A researcher at the Swedish Defense Research Agency doesn't think the threat to Sweden has increased after recent bombings in Stockholm and arrests of Swedish citizens.
Swedes engaged in terrorist plots were just caught in Denmark, this comes not long after the suicide bomber caused havoc in Stockholm in the days before Christmas. The five men caught in Denmark, were planning to attack the newspapers Politiken and Jyllands-Postens’ offices in central Copenhagen. Several of these men had Swedish citizenships.
Magnus Norell, researcher at Totalförsvarets Forskningsinstitut (The Swedish Defense Research Agency) is not surprised however. ADVERTISEMENT
“It is a bit rare that Swedish citizens are caught,” he says. “But at the same time it shouldn’t come as a surprise that also Swedish citizens are suspected of terror plans. Eight Swedes have already died in suicide attacks in Somalia and the radical Islamic trends that exist in Europe, also exist in Sweden.”
Norell points out that the Jihad movement is an international one, the phenomenon is global rather than local.
“We sometimes have a tendency to underestimate what we don’t understand and an ideology that is violent is quite foreign to us,” Norell continues. “But we have to understand that other people have different viewpoints.”
The five who were captured in Denmark, were planning an attack that seems to be linked to the publication of the Mohammed drawings in Jyllands-Posten in September 2005. Still, Norell doesn’t think the threat is any greater to Sweden now, knowing about Lars Vilks’ Mohammed drawings.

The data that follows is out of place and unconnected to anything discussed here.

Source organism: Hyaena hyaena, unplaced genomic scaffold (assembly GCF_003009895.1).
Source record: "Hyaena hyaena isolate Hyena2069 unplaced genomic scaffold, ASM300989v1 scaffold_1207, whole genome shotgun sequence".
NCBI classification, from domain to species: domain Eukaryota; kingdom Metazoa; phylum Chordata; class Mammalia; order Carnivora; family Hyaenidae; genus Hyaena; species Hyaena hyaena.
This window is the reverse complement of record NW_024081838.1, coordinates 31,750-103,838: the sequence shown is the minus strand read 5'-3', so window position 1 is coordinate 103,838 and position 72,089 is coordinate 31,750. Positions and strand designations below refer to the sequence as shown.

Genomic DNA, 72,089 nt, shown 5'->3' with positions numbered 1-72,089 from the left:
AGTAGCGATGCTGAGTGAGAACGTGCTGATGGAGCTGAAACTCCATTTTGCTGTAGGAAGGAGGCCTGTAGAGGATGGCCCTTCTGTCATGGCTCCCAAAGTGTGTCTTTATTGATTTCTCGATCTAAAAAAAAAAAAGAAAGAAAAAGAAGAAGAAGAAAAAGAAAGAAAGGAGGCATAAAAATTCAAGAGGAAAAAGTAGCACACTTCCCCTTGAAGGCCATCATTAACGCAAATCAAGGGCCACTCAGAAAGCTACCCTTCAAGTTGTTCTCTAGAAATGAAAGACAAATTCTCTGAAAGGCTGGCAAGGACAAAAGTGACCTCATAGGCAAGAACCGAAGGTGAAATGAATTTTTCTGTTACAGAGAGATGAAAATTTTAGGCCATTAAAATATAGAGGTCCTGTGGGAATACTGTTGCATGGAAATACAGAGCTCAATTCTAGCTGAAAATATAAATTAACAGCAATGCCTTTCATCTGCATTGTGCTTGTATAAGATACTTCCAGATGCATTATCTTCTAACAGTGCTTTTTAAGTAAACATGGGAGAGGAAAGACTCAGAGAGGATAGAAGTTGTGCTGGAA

“No, I don’t think the threat to Sweden has increased the last 6 months. We must understand that this attack wasn’t aimed at Sweden.” And since these militant Islamists are anti the entire democratic society, it’s impossible to meet them half way, according to Norell.
“It doesn’t work that way. And since limiting our freedom of expression isn’t an alternative for us, it’s a very complicated situation. Had it not been for the Mohammed drawings, the militant Islamists would have found another motive. They have no trouble finding motives.” When asked how to solve the problem, Norell concludes:
“It is difficult. Sure, we must have a dialogue, and make sure people are integrated and we have to put limits on what is allowed and not; the usual tools. But it is very hard to reach the really dangerous people. They will not just wake up one morning and think: ‘Thomas Jefferson, it’s liberal democracy we want!’ That won’t happen. They won’t change. It’s probably a lesson we have yet to learn.”